McKinney-Vento Homeless Assistance
In January of 2002, Congress authorized the McKinney-Vento Homeless Assistance Act to assist families and youth experiencing homelessness. This Act entitles children who lack a fixed, regular and adequate nighttime residence to a free, appropriate education and requires schools to remove barriers to their enrollment, attendance and success in school.
The McKinney-Vento Program meets the needs of homeless students attending North Carolina Cyber Academy by addressing academic challenges and family issues affecting their success in school. Example living situations that may qualify include, but are not limited to:
Living with a friend, relative or other person/family because of a loss of housing
Staying in a motel or hotel because of a loss of housing or fleeing domestic violence
Living in an emergency shelter, transitional housing or domestic violence shelter
Living in a car, park or public place, abandoned building or bus station
Living temporarily in substandard housing
Living in a campground or an inadequate trailer home
Living in a runaway or homeless youth shelter
Youth living on their own, even if their families want them to come home
The McKinney-Vento Program also meets the needs of "a youth not in the physical custody of a parent or guardian" (42 USC §11434a (6), 2001). Youth not in the physical custody of a parent or guardian and lacking a fixed, regular and adequate residence are referred to as unaccompanied homeless youth. Youth who run away are also eligible for services even if the parent/guardian/caregiver wishes the student to return home. Some reasons a youth may be on his/her own include, but is not limited to, family dysfunction, parental neglect and abuse (emotional, physical, sexual, or substance), incarceration, illness and deportation. Runaway youth and unaccompanied homeless youth are eligible to be enrolled immediately without a legal guardian. Under the McKinney-Vento Program, there is no age limit for an unaccompanied homeless or runaway youth as long as the student is eligible for K-12 public education in NC.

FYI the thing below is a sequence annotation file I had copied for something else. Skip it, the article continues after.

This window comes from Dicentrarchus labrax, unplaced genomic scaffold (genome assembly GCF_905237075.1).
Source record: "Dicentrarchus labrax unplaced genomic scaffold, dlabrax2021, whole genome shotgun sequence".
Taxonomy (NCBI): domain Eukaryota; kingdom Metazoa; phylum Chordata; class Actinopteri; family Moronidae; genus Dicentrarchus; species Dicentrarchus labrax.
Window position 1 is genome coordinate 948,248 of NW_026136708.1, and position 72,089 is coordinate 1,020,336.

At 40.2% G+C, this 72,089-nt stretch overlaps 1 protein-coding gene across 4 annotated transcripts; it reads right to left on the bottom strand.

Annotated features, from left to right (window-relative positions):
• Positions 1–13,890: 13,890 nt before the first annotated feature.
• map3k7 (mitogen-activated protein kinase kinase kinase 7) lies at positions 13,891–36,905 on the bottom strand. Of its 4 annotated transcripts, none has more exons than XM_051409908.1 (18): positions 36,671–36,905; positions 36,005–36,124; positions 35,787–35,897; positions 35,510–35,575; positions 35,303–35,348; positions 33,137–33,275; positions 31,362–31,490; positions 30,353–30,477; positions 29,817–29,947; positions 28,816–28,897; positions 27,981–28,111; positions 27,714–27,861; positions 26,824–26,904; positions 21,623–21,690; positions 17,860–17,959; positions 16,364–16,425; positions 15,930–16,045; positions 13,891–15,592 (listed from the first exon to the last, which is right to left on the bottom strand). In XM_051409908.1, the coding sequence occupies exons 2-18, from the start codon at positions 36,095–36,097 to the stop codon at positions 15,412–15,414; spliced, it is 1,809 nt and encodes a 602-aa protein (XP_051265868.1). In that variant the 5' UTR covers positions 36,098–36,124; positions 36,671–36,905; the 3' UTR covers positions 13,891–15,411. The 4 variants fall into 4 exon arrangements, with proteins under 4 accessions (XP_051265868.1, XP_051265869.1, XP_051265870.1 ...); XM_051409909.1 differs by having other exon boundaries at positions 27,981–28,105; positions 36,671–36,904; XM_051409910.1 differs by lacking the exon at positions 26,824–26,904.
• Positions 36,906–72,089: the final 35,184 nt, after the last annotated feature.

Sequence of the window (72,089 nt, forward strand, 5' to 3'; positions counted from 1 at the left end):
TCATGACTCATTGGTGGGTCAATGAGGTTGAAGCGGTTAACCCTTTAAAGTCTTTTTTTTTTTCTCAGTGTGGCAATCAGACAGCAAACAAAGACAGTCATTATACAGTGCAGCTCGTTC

Schools must immediately alert the School Social Worker or the McKinney-Vento Liaison if presented with a possible runaway or unaccompanied homeless youth.
Director of Homeless Education in North Carolina:
State Coordinator for the Education of Homeless Children &Youth
North Carolina Department of Public Instruction.
(336) 315 - 7491